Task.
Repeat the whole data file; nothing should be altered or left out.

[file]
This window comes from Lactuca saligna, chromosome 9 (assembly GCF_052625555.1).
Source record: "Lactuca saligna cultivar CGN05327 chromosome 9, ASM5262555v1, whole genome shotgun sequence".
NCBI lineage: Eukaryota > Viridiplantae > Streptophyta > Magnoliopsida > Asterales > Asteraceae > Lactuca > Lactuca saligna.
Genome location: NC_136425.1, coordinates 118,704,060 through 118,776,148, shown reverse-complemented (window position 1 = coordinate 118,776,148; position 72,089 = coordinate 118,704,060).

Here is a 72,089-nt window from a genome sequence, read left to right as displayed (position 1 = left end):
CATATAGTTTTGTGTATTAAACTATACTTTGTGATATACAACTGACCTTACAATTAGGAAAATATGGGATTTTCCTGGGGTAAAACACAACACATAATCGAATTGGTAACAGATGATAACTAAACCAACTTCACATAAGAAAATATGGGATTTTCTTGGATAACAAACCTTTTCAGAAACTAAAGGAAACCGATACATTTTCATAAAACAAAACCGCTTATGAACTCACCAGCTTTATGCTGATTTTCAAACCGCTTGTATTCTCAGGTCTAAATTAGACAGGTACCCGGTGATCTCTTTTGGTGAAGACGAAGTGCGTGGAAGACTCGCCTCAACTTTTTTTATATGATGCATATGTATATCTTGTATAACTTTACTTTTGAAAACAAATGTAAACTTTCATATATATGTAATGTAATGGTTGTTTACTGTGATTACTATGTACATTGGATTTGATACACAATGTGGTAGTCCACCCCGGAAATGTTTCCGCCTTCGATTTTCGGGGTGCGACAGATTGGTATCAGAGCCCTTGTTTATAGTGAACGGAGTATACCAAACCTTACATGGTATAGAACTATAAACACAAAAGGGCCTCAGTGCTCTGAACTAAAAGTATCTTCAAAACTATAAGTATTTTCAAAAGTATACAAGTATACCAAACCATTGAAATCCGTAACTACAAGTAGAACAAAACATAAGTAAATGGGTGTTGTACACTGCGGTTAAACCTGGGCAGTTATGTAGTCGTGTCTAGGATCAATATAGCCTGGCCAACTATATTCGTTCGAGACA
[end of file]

This window comes from Lactuca saligna, chromosome 9 (assembly GCF_052625555.1).
Source record: "Lactuca saligna cultivar CGN05327 chromosome 9, ASM5262555v1, whole genome shotgun sequence".
NCBI lineage: Eukaryota > Viridiplantae > Streptophyta > Magnoliopsida > Asterales > Asteraceae > Lactuca > Lactuca saligna.
Genome location: NC_136425.1, coordinates 118,704,060 through 118,776,148, shown reverse-complemented (window position 1 = coordinate 118,776,148; position 72,089 = coordinate 118,704,060).

Here is a 72,089-nt window from a genome sequence, read left to right as displayed (position 1 = left end):
CATATAGTTTTGTGTATTAAACTATACTTTGTGATATACAACTGACCTTACAATTAGGAAAATATGGGATTTTCCTGGGGTAAAACACAACACATAATCGAATTGGTAACAGATGATAACTAAACCAACTTCACATAAGAAAATATGGGATTTTCTTGGATAACAAACCTTTTCAGAAACTAAAGGAAACCGATACATTTTCATAAAACAAAACCGCTTATGAACTCACCAGCTTTATGCTGATTTTCAAACCGCTTGTATTCTCAGGTCTAAATTAGACAGGTACCCGGTGATCTCTTTTGGTGAAGACGAAGTGCGTGGAAGACTCGCCTCAACTTTTTTTATATGATGCATATGTATATCTTGTATAACTTTACTTTTGAAAACAAATGTAAACTTTCATATATATGTAATGTAATGGTTGTTTACTGTGATTACTATGTACATTGGATTTGATACACAATGTGGTAGTCCACCCCGGAAATGTTTCCGCCTTCGATTTTCGGGGTGCGACAGATTGGTATCAGAGCCCTTGTTTATAGTGAACGGAGTATACCAAACCTTACATGGTATAGAACTATAAACACAAAAGGGCCTCAGTGCTCTGAACTAAAAGTATCTTCAAAACTATAAGTATTTTCAAAAGTATACAAGTATACCAAACCATTGAAATCCGTAACTACAAGTAGAACAAAACATAAGTAAATGGGTGTTGTACACTGCGGTTAAACCTGGGCAGTTATGTAGTCGTGTCTAGGATCAATATAGCCTGGCCAACTATATTCGTTCGAGACA